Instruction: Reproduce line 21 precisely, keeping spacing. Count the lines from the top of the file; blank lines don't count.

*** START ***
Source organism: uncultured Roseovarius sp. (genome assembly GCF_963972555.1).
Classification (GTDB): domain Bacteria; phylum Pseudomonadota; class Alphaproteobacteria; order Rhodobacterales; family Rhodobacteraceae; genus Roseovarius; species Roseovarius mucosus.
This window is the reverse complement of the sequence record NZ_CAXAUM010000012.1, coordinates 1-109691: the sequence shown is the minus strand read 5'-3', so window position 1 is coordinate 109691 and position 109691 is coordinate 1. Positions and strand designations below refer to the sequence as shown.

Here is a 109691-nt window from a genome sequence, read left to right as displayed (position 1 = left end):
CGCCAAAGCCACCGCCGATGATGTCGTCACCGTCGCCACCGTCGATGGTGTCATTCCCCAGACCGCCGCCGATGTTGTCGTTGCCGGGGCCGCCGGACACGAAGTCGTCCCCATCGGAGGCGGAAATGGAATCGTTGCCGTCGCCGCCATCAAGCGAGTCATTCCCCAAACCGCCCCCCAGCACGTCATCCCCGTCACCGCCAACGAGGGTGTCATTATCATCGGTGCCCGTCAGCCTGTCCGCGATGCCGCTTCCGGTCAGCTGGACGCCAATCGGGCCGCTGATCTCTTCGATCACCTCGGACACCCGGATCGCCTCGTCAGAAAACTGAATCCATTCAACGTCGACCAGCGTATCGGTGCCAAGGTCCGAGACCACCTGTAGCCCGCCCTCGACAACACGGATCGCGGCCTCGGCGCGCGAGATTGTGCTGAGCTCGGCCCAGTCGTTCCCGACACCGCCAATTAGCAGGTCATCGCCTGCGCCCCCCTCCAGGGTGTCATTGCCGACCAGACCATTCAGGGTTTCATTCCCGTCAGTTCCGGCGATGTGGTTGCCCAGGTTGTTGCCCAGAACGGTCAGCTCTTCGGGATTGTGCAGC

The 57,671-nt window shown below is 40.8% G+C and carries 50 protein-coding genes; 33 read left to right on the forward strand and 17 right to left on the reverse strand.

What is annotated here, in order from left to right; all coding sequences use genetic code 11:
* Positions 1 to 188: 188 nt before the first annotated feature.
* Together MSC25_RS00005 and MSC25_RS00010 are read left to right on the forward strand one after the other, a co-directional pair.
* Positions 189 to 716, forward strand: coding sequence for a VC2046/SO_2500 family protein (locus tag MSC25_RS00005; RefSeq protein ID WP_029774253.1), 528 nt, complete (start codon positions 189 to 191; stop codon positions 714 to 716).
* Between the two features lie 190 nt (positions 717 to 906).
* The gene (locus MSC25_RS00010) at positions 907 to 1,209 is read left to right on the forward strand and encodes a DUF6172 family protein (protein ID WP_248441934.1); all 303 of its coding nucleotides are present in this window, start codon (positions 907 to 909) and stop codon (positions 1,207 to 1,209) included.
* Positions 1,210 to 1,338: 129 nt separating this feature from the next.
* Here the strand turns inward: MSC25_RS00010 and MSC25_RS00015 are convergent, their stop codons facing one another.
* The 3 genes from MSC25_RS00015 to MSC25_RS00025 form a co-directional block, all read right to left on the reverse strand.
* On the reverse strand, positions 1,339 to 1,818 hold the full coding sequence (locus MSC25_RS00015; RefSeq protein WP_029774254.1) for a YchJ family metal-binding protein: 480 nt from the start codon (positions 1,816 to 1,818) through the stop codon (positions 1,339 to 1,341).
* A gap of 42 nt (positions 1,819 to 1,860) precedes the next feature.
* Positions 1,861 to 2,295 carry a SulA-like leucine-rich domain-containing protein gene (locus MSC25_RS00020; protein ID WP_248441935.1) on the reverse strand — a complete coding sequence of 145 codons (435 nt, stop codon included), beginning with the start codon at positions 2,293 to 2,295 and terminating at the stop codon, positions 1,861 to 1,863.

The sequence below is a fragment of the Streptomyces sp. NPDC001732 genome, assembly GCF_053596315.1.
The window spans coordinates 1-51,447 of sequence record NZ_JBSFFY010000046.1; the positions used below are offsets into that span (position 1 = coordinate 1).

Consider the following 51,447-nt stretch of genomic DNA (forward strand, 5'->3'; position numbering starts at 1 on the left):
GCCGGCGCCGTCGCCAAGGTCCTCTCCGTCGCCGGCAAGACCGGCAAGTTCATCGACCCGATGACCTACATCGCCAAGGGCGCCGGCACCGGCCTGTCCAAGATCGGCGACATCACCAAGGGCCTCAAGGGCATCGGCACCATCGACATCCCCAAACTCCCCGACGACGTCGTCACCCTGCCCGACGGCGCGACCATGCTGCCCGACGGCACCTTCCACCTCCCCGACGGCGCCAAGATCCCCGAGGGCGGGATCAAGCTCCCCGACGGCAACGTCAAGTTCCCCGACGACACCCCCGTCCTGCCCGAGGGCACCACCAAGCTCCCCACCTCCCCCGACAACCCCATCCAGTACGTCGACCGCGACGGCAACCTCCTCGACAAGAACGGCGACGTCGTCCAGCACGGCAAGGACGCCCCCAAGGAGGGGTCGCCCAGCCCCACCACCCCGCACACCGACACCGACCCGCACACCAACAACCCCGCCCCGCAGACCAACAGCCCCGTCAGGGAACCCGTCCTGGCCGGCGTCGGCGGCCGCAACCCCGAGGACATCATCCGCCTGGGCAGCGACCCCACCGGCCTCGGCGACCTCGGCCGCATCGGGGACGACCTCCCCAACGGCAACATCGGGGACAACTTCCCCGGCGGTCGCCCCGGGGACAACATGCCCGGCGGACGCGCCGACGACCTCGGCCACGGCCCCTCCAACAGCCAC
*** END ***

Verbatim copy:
Consider the following 51,447-nt stretch of genomic DNA (forward strand, 5'->3'; position numbering starts at 1 on the left):